Unicorn Security discusses the use of their Tricard tool in fingerprinting malware sandboxes, which can then be used to more effectively evade them. Tricard collects system info such as the running processes, loaded modules, network interface details, a registry dump, and more.
Machine Learning + Security
AI Leaders Partner with Cloud Security Alliance to Launch the AI Safety Initiative
Includes the heads of security at OpenAI and Anthropic, CISA Director Jen Easterly, Google Cloud CISO Phil Venables, and friend of tl;dr sec Caleb Sima.
Announcing Purple Llama: Towards open trust and safety in the new world of generative AI
Meta announced Purple Llama, an umbrella project featuring open trust and safety tools and evaluations, including the release of CyberSec Eval, a set of cybersecurity safety evaluations benchmarks for LLMs; and Llama Guard, a safety classifier for input/output filtering that is optimized for ease of deployment.
Biden's AI Executive Order: What it says, and what it means for security teams
Nice breakdown through the lens of a security engineer by Joseph Thacker.
A security toolkit for LLM interactions by Laiyer AI offering sanitization, detection of harmful language, prevention of data leakage, and resistance against prompt injection attacks.
SyzGPT: When the fuzzer meets the LLM
PhD student Erin Avllazagaj evaluates the ability of Bing AI to automatically understand a kernel subsystem’s documentation to generate fuzz target code (including struct definitions) for the kernel fuzzer Syzlang. Bing AI did a pretty good job understanding the docs/describing what various syscalls were for.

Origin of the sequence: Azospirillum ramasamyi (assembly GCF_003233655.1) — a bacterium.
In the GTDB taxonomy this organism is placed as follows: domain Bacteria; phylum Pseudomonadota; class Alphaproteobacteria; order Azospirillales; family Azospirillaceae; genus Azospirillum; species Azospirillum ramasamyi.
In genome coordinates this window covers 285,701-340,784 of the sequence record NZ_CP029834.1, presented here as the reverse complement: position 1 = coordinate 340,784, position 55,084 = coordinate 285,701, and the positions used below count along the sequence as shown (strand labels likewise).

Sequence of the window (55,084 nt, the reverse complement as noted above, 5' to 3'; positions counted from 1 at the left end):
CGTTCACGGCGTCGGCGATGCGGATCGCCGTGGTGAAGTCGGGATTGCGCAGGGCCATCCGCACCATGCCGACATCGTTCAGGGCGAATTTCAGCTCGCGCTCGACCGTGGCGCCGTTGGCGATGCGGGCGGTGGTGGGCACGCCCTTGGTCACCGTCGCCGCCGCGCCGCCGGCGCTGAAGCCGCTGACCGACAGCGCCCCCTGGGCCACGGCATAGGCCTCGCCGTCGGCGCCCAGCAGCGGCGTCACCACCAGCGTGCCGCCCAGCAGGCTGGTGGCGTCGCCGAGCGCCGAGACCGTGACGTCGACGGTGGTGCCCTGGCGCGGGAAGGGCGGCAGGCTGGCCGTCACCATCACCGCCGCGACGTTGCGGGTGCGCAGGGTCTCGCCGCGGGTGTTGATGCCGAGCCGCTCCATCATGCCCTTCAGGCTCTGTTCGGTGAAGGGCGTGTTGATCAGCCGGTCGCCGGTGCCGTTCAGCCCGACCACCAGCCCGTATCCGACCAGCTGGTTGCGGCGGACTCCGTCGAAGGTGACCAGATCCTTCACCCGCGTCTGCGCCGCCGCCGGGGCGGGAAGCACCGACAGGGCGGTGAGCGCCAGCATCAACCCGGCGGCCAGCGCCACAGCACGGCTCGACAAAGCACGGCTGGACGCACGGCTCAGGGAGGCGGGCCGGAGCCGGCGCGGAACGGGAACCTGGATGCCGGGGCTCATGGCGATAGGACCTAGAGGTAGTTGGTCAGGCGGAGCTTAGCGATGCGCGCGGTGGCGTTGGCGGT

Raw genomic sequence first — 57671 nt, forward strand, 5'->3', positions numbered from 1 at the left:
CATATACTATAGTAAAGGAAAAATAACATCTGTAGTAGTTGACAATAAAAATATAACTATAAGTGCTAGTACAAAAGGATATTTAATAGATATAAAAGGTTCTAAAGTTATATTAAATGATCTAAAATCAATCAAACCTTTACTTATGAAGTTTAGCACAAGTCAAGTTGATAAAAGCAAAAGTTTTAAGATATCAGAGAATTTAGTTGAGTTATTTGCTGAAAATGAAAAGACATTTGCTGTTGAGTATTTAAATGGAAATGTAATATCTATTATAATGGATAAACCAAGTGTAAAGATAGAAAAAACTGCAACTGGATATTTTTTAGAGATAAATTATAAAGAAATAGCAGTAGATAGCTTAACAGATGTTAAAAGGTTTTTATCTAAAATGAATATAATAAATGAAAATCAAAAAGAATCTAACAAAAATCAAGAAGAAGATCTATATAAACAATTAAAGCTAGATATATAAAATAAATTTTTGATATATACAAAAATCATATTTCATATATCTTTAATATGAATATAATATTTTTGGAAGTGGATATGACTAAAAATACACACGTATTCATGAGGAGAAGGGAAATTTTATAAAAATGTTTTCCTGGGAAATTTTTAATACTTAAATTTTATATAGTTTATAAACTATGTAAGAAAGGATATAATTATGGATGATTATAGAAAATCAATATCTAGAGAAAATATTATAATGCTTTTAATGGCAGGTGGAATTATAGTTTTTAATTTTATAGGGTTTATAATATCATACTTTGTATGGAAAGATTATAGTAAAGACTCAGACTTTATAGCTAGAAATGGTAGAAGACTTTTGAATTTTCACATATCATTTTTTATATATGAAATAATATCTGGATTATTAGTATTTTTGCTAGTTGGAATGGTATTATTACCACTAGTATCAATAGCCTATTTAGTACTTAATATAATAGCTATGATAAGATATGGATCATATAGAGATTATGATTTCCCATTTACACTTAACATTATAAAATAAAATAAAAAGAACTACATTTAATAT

The manually written fuzz harnesses yielded ~15% higher code coverage than the LLM-written ones. The key point here is not that AI-driven security efforts are better than humans (especially experts), but that you can get similar outcomes (“in 30 minutes”) with a fraction of the time/effort and less expertise.
Using AI to Automatically Fuzz Rust Projects from Scratch
Kudelski Security’s Nils Amiet discusses Fuzzomatic, a tool that can automatically generate fuzz targets for Rust projects from scratch (i.e. the projects aren’t doing fuzzing yet). Fuzzomatic uses libFuzzer and cargo-fuzz for fuzzing and OpenAI for code generation. Their approach generated at least one useful fuzz target for 34/37 projects, and found at least one bug in 14 projects (38%). Again, totally automated!
This post has really excellent and detailed descriptions of their methodology, challenges, different approaches, lessons learned, and potential further research. Well done
Both foreign and U.S. government agencies have been asking Apple and Google for metadata related to push notifications, which could be used to tie anonymous users of messaging apps to specific Apple or Google accounts.
Why Being Famous Sucks - By Steven Bartlett, of the popular “Diary of a CEO” podcast.
Cillian Murphy & Margot Robbie | Actors on Actors - Oppenheimer interviews Barbie on the making of their respective films, getting into character, and more.
Managing Open Source and SBOM's
Aquia’s Chris Hughes discusses the NSA's new publication, "Securing the Software Supply Chain,” covering the 4 major areas of the guidance: Open Source Software Management, Creating and Maintaining a Company Internal Secure OSS Repository, Maintenance, Support and Crisis Management, and SBOM Creation, Validation and Artifacts.
✉️ Wrapping Up
Have questions, comments, or feedback? Just reply directly, I’d love to hear from you.
If you find this newsletter useful and know other people who would too, I'd really appreciate if you'd forward it to them 🙏
Thanks for reading!